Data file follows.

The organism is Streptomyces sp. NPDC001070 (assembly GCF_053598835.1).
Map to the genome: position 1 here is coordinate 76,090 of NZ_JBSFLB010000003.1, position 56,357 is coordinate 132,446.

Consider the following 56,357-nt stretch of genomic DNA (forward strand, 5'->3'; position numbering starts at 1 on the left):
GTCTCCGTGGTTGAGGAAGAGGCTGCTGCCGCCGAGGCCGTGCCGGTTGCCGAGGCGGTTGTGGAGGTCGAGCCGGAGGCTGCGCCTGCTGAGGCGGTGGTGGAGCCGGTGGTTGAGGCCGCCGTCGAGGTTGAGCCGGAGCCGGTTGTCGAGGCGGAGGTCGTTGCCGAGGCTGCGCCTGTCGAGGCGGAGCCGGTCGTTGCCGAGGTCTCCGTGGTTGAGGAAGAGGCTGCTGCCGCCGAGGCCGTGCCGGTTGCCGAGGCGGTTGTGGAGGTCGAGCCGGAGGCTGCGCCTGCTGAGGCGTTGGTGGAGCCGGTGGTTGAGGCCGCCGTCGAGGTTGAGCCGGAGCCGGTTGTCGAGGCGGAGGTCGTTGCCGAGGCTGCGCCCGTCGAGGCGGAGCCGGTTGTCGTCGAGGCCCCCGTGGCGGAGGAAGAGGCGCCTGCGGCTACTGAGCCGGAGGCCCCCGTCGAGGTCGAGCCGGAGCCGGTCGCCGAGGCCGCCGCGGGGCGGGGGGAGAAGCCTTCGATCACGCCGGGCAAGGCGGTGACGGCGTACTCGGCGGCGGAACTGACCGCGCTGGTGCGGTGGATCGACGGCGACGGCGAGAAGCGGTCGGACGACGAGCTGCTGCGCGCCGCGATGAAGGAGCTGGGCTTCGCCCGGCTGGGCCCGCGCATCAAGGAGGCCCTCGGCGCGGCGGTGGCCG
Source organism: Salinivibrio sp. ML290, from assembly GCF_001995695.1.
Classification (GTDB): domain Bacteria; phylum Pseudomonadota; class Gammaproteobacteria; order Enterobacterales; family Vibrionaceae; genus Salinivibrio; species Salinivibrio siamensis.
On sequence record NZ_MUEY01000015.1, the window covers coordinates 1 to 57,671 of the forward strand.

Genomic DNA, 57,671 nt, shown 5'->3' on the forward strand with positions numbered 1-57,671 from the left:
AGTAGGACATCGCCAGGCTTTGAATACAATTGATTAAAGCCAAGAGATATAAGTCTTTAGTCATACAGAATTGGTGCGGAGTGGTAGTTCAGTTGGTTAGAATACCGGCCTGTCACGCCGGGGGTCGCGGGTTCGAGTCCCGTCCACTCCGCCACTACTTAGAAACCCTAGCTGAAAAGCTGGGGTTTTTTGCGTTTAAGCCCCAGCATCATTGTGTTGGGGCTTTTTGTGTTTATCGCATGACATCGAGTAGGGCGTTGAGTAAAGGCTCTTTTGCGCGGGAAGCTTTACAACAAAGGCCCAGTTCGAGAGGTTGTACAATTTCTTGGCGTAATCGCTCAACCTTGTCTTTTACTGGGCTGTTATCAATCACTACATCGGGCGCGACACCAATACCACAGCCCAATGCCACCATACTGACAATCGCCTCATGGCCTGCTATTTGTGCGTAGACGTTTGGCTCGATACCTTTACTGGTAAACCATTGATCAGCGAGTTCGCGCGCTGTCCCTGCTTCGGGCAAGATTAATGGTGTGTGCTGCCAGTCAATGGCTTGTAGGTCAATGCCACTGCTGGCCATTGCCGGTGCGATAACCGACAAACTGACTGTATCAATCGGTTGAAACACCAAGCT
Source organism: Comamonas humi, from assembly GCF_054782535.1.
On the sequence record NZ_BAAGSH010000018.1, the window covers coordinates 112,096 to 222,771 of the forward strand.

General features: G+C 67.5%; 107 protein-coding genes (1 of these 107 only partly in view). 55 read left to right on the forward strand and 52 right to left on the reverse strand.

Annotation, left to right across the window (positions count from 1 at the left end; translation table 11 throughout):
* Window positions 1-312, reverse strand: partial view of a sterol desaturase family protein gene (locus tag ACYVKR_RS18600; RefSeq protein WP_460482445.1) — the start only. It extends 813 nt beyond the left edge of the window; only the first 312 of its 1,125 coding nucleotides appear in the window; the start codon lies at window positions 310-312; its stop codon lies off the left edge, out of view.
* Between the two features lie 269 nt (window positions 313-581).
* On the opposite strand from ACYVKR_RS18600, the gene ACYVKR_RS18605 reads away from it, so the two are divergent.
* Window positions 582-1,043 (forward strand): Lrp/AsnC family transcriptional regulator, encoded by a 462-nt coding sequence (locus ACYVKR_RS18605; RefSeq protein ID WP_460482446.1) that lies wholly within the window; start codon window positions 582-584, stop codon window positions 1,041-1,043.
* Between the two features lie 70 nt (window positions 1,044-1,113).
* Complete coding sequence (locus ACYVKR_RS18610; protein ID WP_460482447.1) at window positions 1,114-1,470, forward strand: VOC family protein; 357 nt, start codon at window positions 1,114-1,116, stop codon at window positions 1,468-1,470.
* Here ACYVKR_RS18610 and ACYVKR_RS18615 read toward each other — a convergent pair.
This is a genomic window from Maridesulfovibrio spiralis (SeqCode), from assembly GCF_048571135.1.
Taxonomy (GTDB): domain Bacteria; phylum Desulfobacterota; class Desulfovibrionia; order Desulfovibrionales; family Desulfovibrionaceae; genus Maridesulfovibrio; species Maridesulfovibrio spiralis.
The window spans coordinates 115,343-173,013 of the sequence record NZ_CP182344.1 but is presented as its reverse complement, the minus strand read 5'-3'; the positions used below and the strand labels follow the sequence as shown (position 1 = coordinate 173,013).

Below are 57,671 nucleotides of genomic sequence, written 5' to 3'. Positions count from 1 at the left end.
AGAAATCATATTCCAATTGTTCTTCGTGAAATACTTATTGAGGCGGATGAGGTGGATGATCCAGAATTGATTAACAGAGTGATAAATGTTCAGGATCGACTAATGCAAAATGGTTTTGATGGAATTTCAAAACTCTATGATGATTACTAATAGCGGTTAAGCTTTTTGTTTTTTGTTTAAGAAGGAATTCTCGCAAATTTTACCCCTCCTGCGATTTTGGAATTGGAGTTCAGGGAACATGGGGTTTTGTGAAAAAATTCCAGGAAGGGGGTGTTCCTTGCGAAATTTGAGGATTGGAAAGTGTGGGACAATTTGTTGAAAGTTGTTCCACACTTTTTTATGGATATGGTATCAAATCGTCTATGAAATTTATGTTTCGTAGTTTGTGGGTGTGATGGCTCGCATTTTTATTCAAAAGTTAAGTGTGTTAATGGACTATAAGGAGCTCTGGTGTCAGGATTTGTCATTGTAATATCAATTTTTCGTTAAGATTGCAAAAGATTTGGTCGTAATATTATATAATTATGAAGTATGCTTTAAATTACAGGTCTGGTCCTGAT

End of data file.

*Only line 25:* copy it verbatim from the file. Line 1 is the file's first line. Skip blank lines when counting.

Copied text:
AGAAATCATATTCCAATTGTTCTTCGTGAAATACTTATTGAGGCGGATGAGGTGGATGATCCAGAATTGATTAACAGAGTGATAAATGTTCAGGATCGACTAATGCAAAATGGTTTTGATGGAATTTCAAAACTCTATGATGATTACTAATAGCGGTTAAGCTTTTTGTTTTTTGTTTAAGAAGGAATTCTCGCAAATTTTACCCCTCCTGCGATTTTGGAATTGGAGTTCAGGGAACATGGGGTTTTGTGAAAAAATTCCAGGAAGGGGGTGTTCCTTGCGAAATTTGAGGATTGGAAAGTGTGGGACAATTTGTTGAAAGTTGTTCCACACTTTTTTATGGATATGGTATCAAATCGTCTATGAAATTTATGTTTCGTAGTTTGTGGGTGTGATGGCTCGCATTTTTATTCAAAAGTTAAGTGTGTTAATGGACTATAAGGAGCTCTGGTGTCAGGATTTGTCATTGTAATATCAATTTTTCGTTAAGATTGCAAAAGATTTGGTCGTAATATTATATAATTATGAAGTATGCTTTAAATTACAGGTCTGGTCCTGAT